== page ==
In the Paul Williams and Ors v Staples Pty Ltd case, “the FWC ordered the applicants be reinstated in light of the available redeployment opportunities, the fact that there was no evidence of any deterioration in the employment relationship and the applicants’ unblemished work records.”
ELM TV EXCLUSIVE – Herbert Smith Freehills’ Partner, Nicholas Ogilvie gives us his best tip when dealing with terminations in the workplace, specifically in relation to an unfair dismissal. Is your reason for dismissing someone “sound, well-founded and defensible”? Watch the full video here.
“Is swearing ever appropriate in the workplace?” asks Simon Billing of Corrs Chambers Westgarth in this excellently detailed article. “Six recent cases suggest that the line between what is and is not appropriate is becoming increasingly blurred.” Read more about these specific cases here and each outcome.
“An ill employee who altered a medical certificate in order to facilitate a RTW was found to have engaged in misconduct, constituting a valid reason for summary dismissal”, writes Mark Curran of Kaden Boriss. “Further, such summary dismissal was not harsh, unjust or unreasonable…”
In the case example of Kool v Adecco Industrial Pty Ltd  FWC 925 the Applicant claimed she has been unfairly dismissed by labour hire firm Adecco when it told her she could no longer work at Adecco’s client, Nestle. Read here what emerged from this case and what we can learn about casual employment and unfair dismissal claims.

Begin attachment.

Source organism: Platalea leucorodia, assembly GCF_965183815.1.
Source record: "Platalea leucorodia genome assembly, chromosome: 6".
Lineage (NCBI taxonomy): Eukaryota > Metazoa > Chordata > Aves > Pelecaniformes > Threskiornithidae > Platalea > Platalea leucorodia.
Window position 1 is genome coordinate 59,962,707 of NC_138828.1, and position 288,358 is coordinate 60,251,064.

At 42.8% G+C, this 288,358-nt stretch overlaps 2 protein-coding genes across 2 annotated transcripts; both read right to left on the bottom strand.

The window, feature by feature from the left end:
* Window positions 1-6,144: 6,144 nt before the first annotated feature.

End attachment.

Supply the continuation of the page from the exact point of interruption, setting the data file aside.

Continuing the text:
“You need to ensure you have the right to put an employee on gardening leave,” writes Charles Power of Holding Redlich. “If you don’t have that right and act as if you do, the employee could treat him or herself as being constructively dismissed.” Learn more about this issue here.
Simon Billing of Corrs Chambers Westgarth writes about three recent decisions of the Fair Work Commission (FWC), which serve as a reminder to employers that “despite there being a valid reason for the dismissal of an employee, a range of other factors can lead to a finding of unfairness”. Read seven important questions to carefully consider.
Nicole Dunn of Carroll & O’Dea Lawyers provides us with another practical article! This time, she tells us that “it’s not uncommon that we encounter an employer at the wrong end of a claim because they’ve bought into an “employment law myth” so we’ve busted a few employment myths”.
When engaging a new employee it is important to “establish a system that will put the business in the best possible position to secure the right person for the job”. Legal issues to consider: employers need to be frank with candidates regarding the nature, terms and conditions of employment and that they do not fall foul of anti-discrimination laws.
“It is important for employers to have a clear social media policy in place,” says Nathan Moy of Clayton Utz. “Training is an important foundation for effectively enforcing your social media policy.” This is a not to be missed read regarding social media in the workplace.